Toiling in Europe’s Gray Zone
Hundreds of thousands of Ukrainians every year take advantage of a special visa allowing them to work in Poland, escaping poverty and unemployment back home. But many of them have been using the visa as a backdoor into the European Union, landing them in a “gray zone” of quasi-legal labor that often leaves them vulnerable to exploitation.
In Estonia, a transnational pipeline of both real and fake companies has sprung up to create documentation for workers that allows them to be nominally employed by Polish firms, then “posted” to the Baltic nation for up to three months, an OCCRP investigation has found.
Once there, the workers can earn more than at home, but are also easily abused by the companies that brought them into the EU — induced to work long hours for less than Estonia’s minimum wage for foreign workers, and sometimes left without pay altogether when the companies disappear.
Poland was projected to issue 900,000 of these visas to Ukrainians last year alone. Known as a “D-visa,” the document grants the right to work in Poland for a year, and be posted to any EU country in the Schengen area for 90 days. This has created a thriving market for fake Polish firms that do nothing but charge fees to issue documents promising to employ foreign workers, according to a 2018 report by Poland’s Supreme Audit Office.
Papers in hand, migrants can then easily enter Estonia or other parts of the Schengen zone through Poland, and may decide to overstay for months after their “posting” is supposed to end. In other cases, they travel to Estonia without being officially posted at all, leaving them totally off the radar of local authorities.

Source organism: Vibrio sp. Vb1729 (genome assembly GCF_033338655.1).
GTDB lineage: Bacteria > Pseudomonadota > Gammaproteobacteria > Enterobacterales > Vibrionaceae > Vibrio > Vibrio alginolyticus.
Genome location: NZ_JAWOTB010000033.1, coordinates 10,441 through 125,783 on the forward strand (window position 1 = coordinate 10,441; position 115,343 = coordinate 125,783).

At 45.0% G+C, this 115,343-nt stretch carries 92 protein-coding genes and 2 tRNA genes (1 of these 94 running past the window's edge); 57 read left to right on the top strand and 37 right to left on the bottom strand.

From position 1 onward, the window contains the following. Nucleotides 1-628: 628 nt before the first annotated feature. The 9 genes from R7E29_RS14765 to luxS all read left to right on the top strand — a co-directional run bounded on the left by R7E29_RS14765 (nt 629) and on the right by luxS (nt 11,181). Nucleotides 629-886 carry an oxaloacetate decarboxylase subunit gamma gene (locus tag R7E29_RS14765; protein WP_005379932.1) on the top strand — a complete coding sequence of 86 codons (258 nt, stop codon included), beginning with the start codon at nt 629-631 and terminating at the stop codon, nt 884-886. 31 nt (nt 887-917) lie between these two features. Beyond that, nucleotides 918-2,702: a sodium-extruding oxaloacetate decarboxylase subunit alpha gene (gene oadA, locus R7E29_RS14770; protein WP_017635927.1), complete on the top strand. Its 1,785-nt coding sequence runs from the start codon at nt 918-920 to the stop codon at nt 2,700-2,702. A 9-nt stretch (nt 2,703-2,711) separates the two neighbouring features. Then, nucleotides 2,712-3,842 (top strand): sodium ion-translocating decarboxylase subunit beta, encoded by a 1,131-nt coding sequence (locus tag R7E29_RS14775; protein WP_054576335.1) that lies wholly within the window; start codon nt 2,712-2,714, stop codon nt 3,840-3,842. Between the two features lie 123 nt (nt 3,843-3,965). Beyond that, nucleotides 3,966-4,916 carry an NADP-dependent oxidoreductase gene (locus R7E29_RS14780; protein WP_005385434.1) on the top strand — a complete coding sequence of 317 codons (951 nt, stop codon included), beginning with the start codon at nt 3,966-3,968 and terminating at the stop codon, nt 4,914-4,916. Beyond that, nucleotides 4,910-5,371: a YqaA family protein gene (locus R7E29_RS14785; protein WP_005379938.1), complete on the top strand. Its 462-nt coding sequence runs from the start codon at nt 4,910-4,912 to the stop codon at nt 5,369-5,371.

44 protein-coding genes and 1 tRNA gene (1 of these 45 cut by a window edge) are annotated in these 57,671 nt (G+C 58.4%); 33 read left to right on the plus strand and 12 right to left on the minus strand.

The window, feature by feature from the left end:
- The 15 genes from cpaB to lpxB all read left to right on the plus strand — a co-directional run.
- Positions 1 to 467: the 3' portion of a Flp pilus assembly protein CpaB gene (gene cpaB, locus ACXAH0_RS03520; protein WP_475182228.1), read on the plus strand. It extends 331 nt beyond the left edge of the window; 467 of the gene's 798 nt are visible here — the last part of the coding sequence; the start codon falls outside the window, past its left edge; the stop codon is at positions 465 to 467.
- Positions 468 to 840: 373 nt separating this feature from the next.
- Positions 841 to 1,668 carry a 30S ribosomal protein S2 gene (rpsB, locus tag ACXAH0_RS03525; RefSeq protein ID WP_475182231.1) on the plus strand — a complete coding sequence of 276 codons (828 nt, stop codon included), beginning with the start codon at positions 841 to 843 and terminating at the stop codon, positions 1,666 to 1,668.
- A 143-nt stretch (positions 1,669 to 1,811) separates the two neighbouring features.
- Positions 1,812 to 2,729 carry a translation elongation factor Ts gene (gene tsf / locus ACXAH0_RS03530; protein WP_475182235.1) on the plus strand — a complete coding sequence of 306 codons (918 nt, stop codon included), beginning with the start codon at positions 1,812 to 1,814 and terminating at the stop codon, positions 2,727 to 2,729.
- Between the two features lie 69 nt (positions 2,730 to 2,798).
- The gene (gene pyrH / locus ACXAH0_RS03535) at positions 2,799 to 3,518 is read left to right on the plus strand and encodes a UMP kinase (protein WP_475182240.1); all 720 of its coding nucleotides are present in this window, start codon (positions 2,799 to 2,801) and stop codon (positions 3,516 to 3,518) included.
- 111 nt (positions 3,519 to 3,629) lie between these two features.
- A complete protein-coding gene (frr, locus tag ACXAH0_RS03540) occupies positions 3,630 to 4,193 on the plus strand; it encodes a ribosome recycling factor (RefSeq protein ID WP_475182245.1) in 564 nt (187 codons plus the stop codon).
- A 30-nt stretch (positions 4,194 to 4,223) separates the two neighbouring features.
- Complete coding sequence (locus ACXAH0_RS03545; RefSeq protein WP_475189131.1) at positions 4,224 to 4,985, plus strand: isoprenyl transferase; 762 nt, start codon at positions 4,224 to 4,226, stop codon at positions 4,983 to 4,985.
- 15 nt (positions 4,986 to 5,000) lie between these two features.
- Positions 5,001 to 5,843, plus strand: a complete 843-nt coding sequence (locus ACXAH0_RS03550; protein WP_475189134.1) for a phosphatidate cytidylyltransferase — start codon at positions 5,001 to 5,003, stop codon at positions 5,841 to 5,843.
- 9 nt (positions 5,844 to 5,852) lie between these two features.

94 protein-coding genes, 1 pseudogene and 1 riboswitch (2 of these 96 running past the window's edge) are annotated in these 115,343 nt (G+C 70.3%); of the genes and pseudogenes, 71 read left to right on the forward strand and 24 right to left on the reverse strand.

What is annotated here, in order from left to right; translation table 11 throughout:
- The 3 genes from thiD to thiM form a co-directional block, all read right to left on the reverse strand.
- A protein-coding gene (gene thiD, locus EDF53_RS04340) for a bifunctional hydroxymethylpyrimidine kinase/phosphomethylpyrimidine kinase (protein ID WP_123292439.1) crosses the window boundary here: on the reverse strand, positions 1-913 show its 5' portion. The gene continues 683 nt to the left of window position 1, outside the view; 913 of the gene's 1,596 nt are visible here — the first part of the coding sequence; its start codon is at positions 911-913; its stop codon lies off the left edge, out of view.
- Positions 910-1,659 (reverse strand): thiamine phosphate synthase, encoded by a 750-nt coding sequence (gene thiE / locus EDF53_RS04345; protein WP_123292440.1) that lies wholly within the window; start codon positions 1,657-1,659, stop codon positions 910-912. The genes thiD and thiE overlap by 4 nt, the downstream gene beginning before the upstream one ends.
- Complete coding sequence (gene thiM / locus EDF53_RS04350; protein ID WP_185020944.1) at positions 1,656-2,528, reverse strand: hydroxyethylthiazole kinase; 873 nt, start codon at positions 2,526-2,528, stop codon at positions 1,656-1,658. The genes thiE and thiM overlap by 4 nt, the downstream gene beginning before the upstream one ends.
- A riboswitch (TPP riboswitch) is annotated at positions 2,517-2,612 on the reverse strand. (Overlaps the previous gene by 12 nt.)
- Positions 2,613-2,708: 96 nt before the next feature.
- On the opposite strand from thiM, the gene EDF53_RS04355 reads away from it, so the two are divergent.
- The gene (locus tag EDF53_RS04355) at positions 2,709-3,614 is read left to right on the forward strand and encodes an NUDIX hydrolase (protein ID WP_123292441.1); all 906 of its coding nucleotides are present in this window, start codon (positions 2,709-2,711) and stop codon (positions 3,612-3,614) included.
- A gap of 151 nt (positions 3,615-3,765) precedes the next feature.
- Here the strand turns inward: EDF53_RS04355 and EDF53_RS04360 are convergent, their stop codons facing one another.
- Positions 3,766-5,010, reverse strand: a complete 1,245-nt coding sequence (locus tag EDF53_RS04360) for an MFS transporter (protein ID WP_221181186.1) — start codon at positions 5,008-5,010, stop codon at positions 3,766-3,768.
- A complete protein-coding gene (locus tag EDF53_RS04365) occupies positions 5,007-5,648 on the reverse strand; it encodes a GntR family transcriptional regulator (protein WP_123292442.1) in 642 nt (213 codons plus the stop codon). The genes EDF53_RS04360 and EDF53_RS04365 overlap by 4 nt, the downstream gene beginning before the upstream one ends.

Liis Valk, an expert at the Identity and Status Bureau of the Police and Border Guard Board of Estonia, said migrant laborers frequently enter a number of different EU countries on Polish D-visas.
“The scheme varies in different countries depending on local regulations,” she said. In Estonia, hiring “Polish” workers helps employers cut costs.“I do think that is the main reason why such schemes are used,” she said. “It is to avoid duties, official salary, and paying taxes.”
One of these laborers, Ruslan Batovskyi, bought a Polish D-visa through a Ukrainian agency for around 100 euros in the summer of 2018, hoping he would be able to use it to find better-paid work elsewhere in the EU. He knew he was doing something “semi-legal,” as he put it, but the risk seemed worth taking for the promise of a good job.
He answered an advertisement from an Estonian recruitment firm, Goodstaff, and was quickly sent to the remote northern city of Tapa and set to work in an auto-parts factory. With his D-visa in hand, Batovskyi immediately started working 12 hours a day, for 5 euros an hour.
In spring 2019, Goodstaff started delaying his wages and eventually stopped paying him at all, leaving him stranded in northern Estonia and owed some 2,300 euros ($2,554) in unpaid wages.